In 1897, a major reconstruction and expansion occurred at the river crossing under the direction of M. J. Becker, chief engineer of the Newport & Cincinnati Bridge Company, owned and controlled by the Pittsburgh, Cincinnati, Chicago & St. Louis Railroad, which had leased the Little Miami in 1869. 4 This was done to make room for different types of traffic, such as one track for the L&N, two streetcar tracks for the Cincinnati, Newport & Covington Railway (CN&C, Green Line), a sidewalk for pedestrians, and a roadway for carriages.
As part of the project, the piers were widened and strengthened while others were removed, and the superstructure was modified. 4 The modifications included the addition of a 133-foot truss, a 505-foot Pennsylvania through truss, and four Parker through trusses, each measuring 198 feet in length. 5 In addition, there were plate girder sections, and three brick arch spans in Cincinnati, as well as plate girder sections and seven brick arch span approaches in Newport. The substructure was finished by Hutte & Foley, while the superstructure was built and erected by the Edge Moor Bridge Works of Wilmington, Delaware, with the project overseen by M. J. Becker.
The reconstructed Newport & Cincinnati Railroad Bridge was designed with the following features: a 20-foot-wide carriage path specifically for horses and buggies, a streetcar track positioned between the carriage path and the railroad track, and an additional streetcar track located on the west side of the bridge, away from the through truss. 5
In 1904, the bridge was acquired by the Louisville & Nashville Railroad (L&N), and the river crossing became known as the L&N Railroad Bridge. 1 At that time, the bridge’s carriage path was repaved to accommodate automobiles. 5
In 1928, the Kentucky Highway Department initiated efforts to acquire the vehicular and pedestrian section of the L&N Railroad Bridge. 12 However, the L&N Railroad opposed this move since the bridge had not been generating profits from its vehicular and pedestrian operations until automobiles became prevalent. In response, the state authorities threatened to construct a highway bridge adjacent to it. Eventually, J. Lyter Donaldson, the Kentucky Highway Commissioner, reached an agreement with the railroad to purchase the vehicular and pedestrian portion of the bridge for $1.8 million on November 15, 1935. Three percent bonds were sold to raise the purchase price, with tolls remaining in effect to pay off the bonds.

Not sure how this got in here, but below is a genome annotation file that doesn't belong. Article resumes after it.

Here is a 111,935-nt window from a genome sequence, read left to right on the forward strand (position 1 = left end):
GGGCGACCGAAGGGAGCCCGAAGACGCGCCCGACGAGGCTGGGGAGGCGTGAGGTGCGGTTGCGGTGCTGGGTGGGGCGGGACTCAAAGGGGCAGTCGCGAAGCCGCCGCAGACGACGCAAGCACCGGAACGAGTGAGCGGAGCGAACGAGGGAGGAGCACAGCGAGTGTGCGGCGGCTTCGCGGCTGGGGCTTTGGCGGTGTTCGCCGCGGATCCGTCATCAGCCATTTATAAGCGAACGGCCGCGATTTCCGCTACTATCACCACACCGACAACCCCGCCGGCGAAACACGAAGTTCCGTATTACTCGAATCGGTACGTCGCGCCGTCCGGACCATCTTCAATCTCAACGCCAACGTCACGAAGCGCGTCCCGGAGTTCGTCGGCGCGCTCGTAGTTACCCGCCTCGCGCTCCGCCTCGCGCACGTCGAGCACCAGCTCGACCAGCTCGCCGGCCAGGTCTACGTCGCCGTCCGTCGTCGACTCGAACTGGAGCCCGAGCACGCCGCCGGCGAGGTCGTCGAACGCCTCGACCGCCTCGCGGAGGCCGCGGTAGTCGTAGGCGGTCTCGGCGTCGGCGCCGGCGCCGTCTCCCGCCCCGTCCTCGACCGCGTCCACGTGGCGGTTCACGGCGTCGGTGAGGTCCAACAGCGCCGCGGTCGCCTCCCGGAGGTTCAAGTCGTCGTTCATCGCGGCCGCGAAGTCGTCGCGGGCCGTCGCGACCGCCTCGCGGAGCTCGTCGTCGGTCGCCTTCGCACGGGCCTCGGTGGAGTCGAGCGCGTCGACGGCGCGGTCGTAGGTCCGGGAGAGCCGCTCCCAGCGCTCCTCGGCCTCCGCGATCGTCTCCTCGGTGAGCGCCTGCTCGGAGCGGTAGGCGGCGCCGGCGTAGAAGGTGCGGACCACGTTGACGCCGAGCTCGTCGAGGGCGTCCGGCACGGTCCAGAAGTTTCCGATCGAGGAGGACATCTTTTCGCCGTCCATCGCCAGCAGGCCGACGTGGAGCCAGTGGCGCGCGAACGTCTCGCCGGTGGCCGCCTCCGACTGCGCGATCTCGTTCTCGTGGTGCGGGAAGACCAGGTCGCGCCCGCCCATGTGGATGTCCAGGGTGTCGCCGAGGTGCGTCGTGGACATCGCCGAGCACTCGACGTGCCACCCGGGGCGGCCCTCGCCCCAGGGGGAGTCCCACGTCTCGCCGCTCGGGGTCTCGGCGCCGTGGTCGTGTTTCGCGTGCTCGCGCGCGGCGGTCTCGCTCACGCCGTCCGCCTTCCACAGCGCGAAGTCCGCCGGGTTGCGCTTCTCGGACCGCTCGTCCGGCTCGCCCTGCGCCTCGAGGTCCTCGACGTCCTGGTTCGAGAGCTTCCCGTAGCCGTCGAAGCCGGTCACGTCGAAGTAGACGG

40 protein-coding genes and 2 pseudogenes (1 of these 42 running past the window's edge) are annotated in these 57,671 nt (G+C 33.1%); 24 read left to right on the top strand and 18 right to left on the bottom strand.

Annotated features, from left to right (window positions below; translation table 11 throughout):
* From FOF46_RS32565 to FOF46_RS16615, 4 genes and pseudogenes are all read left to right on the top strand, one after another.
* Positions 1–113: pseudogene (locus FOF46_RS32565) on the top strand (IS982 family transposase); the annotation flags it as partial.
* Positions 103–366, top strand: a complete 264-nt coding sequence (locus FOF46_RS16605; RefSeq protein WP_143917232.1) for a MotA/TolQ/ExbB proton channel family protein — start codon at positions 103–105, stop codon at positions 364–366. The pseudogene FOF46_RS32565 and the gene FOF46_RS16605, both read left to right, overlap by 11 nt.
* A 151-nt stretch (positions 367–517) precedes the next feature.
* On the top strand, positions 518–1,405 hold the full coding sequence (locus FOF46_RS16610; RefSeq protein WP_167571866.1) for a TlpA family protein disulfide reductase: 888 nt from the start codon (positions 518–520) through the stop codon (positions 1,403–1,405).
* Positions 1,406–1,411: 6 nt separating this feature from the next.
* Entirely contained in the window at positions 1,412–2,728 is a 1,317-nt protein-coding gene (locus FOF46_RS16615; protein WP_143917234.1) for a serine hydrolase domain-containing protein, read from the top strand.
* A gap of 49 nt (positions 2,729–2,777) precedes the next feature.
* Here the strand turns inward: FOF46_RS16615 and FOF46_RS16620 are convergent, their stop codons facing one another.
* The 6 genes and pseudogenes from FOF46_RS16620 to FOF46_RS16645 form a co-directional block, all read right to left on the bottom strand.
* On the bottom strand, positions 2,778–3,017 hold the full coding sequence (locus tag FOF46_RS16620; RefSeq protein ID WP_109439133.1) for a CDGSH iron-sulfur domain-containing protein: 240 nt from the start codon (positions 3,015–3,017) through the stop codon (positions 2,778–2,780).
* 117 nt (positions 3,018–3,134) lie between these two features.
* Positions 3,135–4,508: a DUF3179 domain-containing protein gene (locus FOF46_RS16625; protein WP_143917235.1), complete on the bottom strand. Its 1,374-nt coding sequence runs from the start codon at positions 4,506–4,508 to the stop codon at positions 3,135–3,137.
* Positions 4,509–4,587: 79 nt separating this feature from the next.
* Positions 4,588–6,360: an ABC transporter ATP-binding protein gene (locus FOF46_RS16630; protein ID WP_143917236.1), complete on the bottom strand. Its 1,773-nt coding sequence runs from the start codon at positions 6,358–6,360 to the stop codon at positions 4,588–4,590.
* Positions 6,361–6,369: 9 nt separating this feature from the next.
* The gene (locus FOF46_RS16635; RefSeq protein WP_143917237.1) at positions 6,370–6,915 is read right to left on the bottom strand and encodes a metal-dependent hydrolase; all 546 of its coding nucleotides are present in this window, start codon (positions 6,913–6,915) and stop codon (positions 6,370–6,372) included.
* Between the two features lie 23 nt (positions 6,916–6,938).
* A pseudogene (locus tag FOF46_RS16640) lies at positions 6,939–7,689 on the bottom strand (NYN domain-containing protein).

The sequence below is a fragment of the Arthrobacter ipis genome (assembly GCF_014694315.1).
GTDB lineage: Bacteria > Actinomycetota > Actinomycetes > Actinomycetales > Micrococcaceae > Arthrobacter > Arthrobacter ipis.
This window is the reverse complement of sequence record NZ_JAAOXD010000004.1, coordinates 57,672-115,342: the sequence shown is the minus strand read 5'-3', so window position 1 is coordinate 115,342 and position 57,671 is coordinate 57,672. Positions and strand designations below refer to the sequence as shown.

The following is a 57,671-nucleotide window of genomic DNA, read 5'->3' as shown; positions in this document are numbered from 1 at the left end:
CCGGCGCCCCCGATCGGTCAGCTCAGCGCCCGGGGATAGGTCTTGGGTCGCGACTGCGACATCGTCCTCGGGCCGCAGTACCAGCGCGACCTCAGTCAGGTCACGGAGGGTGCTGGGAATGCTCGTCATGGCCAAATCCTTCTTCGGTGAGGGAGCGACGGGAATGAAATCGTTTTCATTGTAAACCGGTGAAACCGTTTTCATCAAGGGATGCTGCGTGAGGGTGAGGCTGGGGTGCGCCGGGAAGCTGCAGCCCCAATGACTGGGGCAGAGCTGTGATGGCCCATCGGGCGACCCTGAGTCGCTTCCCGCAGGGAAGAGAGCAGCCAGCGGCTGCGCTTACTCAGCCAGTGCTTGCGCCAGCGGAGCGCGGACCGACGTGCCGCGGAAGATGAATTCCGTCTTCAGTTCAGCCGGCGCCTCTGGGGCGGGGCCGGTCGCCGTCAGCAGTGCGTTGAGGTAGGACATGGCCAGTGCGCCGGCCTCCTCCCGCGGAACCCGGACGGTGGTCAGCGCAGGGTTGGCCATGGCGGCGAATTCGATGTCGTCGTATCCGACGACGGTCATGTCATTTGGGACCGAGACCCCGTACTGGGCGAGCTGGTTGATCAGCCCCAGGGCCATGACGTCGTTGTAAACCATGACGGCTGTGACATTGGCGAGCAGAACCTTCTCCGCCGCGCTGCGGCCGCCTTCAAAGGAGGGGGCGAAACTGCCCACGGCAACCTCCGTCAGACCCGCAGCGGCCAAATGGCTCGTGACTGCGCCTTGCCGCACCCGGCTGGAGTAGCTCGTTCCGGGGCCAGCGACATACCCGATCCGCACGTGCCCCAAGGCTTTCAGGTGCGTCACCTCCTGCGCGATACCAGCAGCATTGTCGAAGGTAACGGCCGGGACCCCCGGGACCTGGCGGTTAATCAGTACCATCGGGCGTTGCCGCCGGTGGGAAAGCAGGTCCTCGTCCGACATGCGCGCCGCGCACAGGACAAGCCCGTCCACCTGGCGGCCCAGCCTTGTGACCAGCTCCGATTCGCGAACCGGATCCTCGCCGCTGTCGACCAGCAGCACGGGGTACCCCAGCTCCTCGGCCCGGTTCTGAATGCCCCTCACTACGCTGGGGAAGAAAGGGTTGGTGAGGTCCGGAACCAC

The bridge tolls were last paid at 2 PM on November 11, 1941. 12 An hour later, in front of over 5,000 spectators, Kentucky Governor Keen Johnson, along with Cincinnati Mayor James G. Stewart, Donaldson, and Cincinnati City Manager C. O. Sherrill, participated in a ceremony where they cut a ribbon representing the bridge’s liberation.
After the opening of the Dixie Terminal’s lower level on November 27, 1921, the CN&C’s streetcar tracks were consolidated to cross the Central Bridge. 9 The lines on the L&N Railroad Bridge were retained for emergency use. Eventually, the streetcar tracks in Kentucky were abandoned by July 3, 1950, in favor of trolleybuses or motorized buses. 8 10 The center streetcar track was transformed into a pedestrian walkway. 1 5
In the 1950s, both the L&N Railroad Bridge and the nearby Central Bridge were designated as one-way during morning and afternoon rush hours to increase their capacity. 5 Additionally, a looped entrance ramp was added from 2nd Street in 1956. In 1980, the state of Kentucky repainted the automobile and pedestrian side of the bridge and installed a new flooring system and deck along the roadway. 22
In 1971, the Seaboard Coast Line Railroad (SCL) purchased the remainder of the L&N shares it did not already own, and the L&N became a subsidiary. With the railroad consolidating in the 1970s and 1980s, SCL absorbed the L&N entirely in 1982 with the newly merged company known as Family Lines.
At the end of June 1984, 13 14 SCL stopped using the L&N Railroad Bridge when it began coordinating local operations with the Chessie System, which operated the former Chesapeake & Ohio lines in the area. 14 Furthermore, the L&N/SCL/Family Lines had experienced a decrease in traffic due to the abandonment of the Little Miami Railroad and the Cincinnati, Lebanon & Northern Railway, both of which it had connections to. The line also had a complicated routing through Newport, including a street running track. The SCL re-routed trains over the Chesapeake & Ohio Railroad Cincinnati Bridge.
In 1986, the SCL formally merged with the Chessie System, which became CSX Transportation (CSX).
By 1987, the tracks had been removed, and the north approach viaduct was mostly dismantled. 5 Although CSX listed the bridge for sale and had three serious offers for the crossing, it remained unsold. 13 By the 1990s, due to deferred maintenance by CSX, the bridge’s condition deteriorated.
The L&N Railroad Bridge was officially listed on the National Register of Historic Places on April 19, 2001. Due to structural deterioration, the bridge was permanently closed to automobiles in October of the same year. 1
Purple People Bridge